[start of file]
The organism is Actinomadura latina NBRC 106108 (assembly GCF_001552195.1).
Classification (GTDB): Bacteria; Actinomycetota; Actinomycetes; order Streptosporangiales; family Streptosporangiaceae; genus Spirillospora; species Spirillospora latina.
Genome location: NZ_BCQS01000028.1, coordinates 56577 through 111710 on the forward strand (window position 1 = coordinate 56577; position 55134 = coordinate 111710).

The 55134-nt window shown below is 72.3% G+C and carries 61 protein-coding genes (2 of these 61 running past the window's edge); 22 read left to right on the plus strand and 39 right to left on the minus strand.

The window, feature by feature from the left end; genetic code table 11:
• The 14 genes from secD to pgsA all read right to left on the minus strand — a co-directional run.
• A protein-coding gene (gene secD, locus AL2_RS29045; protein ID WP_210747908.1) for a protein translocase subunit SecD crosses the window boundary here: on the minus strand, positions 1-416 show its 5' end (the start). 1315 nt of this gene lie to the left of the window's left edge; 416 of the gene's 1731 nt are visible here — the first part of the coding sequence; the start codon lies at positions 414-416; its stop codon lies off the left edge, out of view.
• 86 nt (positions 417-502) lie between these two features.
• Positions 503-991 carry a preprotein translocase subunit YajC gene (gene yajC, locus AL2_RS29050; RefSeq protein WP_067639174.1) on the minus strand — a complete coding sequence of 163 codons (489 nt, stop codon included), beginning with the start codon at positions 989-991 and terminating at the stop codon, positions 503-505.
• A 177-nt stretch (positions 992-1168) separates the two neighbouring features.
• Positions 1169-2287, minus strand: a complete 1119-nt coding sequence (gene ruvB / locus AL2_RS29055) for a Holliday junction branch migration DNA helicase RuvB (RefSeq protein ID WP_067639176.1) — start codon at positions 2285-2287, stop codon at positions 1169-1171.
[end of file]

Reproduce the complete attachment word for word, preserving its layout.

The organism is Actinomadura latina NBRC 106108 (assembly GCF_001552195.1).
Classification (GTDB): Bacteria; Actinomycetota; Actinomycetes; order Streptosporangiales; family Streptosporangiaceae; genus Spirillospora; species Spirillospora latina.
Genome location: NZ_BCQS01000028.1, coordinates 56577 through 111710 on the forward strand (window position 1 = coordinate 56577; position 55134 = coordinate 111710).

The 55134-nt window shown below is 72.3% G+C and carries 61 protein-coding genes (2 of these 61 running past the window's edge); 22 read left to right on the plus strand and 39 right to left on the minus strand.

The window, feature by feature from the left end; genetic code table 11:
• The 14 genes from secD to pgsA all read right to left on the minus strand — a co-directional run.
• A protein-coding gene (gene secD, locus AL2_RS29045; protein ID WP_210747908.1) for a protein translocase subunit SecD crosses the window boundary here: on the minus strand, positions 1-416 show its 5' end (the start). 1315 nt of this gene lie to the left of the window's left edge; 416 of the gene's 1731 nt are visible here — the first part of the coding sequence; the start codon lies at positions 414-416; its stop codon lies off the left edge, out of view.
• 86 nt (positions 417-502) lie between these two features.
• Positions 503-991 carry a preprotein translocase subunit YajC gene (gene yajC, locus AL2_RS29050; RefSeq protein WP_067639174.1) on the minus strand — a complete coding sequence of 163 codons (489 nt, stop codon included), beginning with the start codon at positions 989-991 and terminating at the stop codon, positions 503-505.
• A 177-nt stretch (positions 992-1168) separates the two neighbouring features.
• Positions 1169-2287, minus strand: a complete 1119-nt coding sequence (gene ruvB / locus AL2_RS29055) for a Holliday junction branch migration DNA helicase RuvB (RefSeq protein ID WP_067639176.1) — start codon at positions 2285-2287, stop codon at positions 1169-1171.